Facebook Could Be Facing A Mega Class Action Lawsuit Over Private Messages
When some Facebook users learned the social media giant might by using their private messages to lure in advertisers they were none too happy. And now Facebook could be facing a massive class action lawsuit over its private messaging function.
“Two Facebook users are taking the company to court over claims it mines private messages for data that is then sold to third parties,” reports CNN. But Matthew Campbell and Michael Hurley want the suit to be made a class action, and suggest that as many as 166 million Facebook users in the U.S. would be eligible to take part.
The lawsuit was filed in a U.S. district court in Northern California and alleges that Facebook has been scanning messages between users labeled as “private” for links and other data over the past two years that can be sold to advertisers, marketers and data aggregators. The suit also claims this is done without proper disclosure or the consent of users. According to Campbell and Hurley, intercepting and using links included in private messages violates the Electronic Communications Privacy Act, as well as California privacy and unfair competition laws.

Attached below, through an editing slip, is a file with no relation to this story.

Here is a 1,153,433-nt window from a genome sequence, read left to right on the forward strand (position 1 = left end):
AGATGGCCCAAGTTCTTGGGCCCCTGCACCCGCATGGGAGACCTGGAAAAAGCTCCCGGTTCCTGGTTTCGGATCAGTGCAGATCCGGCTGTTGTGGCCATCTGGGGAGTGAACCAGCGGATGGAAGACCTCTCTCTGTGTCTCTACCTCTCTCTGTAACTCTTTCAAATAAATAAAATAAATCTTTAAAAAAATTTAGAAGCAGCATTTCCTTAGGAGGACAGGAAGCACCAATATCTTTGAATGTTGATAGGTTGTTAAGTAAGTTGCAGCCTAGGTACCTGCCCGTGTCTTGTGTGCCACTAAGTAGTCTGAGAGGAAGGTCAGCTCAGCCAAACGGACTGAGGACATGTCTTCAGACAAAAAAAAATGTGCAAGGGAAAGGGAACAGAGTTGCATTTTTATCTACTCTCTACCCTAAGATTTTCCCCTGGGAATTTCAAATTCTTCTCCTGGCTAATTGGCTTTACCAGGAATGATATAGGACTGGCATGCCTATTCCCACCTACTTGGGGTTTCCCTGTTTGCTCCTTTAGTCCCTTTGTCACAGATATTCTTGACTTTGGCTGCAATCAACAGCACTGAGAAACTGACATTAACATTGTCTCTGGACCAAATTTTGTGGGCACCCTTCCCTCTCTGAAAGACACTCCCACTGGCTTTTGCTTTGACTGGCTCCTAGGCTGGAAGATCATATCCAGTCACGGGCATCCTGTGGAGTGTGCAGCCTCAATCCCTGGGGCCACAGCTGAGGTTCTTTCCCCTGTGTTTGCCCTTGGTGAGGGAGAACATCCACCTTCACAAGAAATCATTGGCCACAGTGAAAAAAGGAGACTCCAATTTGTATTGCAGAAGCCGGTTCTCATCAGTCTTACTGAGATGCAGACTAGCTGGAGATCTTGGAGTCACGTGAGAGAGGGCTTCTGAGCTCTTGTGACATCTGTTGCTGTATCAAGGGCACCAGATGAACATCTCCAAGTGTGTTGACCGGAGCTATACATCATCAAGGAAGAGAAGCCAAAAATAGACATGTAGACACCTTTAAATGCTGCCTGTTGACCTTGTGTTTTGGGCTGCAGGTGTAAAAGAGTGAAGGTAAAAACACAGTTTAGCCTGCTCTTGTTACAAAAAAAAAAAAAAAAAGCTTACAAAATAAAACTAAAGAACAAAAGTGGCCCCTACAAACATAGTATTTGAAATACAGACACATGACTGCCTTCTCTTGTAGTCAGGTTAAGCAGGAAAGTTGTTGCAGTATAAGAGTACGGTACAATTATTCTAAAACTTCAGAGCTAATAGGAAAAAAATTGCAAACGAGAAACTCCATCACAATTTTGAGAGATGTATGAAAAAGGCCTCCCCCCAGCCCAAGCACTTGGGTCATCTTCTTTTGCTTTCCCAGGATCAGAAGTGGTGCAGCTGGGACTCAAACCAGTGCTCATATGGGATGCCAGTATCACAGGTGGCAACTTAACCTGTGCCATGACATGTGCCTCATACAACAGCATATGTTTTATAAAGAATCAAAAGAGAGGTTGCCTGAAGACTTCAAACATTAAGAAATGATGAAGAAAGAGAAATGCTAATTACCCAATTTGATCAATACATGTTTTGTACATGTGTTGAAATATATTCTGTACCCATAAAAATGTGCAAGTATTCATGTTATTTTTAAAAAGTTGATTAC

This isn’t the first time Facebook has been in hot water with users over its advertising techniques. It previously settled a class action over targeted advertising for $20 million, reports CIO.
And CEO Mark Zuckerberg has made controversial statements about how people shouldn’t be doing the things they want to keep secret in the first place.
The plaintiffs are seeking as much as $10,000 in damages for each affected user. So if the court approves a class action status, it could amount to billions and severely hobble the company.
Greg Sterling, a principal analyst at Sterling Market Intelligence, told CIO the suit seems to have some potential for success on its face. And if the class is certified it could mean billions in potential liability for Facebook.
“However, it’s still premature to predict any outcome. Facebook has said it will aggressively defend against the claims,” Sterling said.
The scanning of private messages was initially discovered back in late 2012. And at the time, the company seemed to have acknowledged the practice, Sterling noted. But he said the question is whether the company is deceptively counting URLs in those messages as “likes” and then including that information in its ad-targeting algorithm as the complaint alleges.
So far Facebook has yet to comment.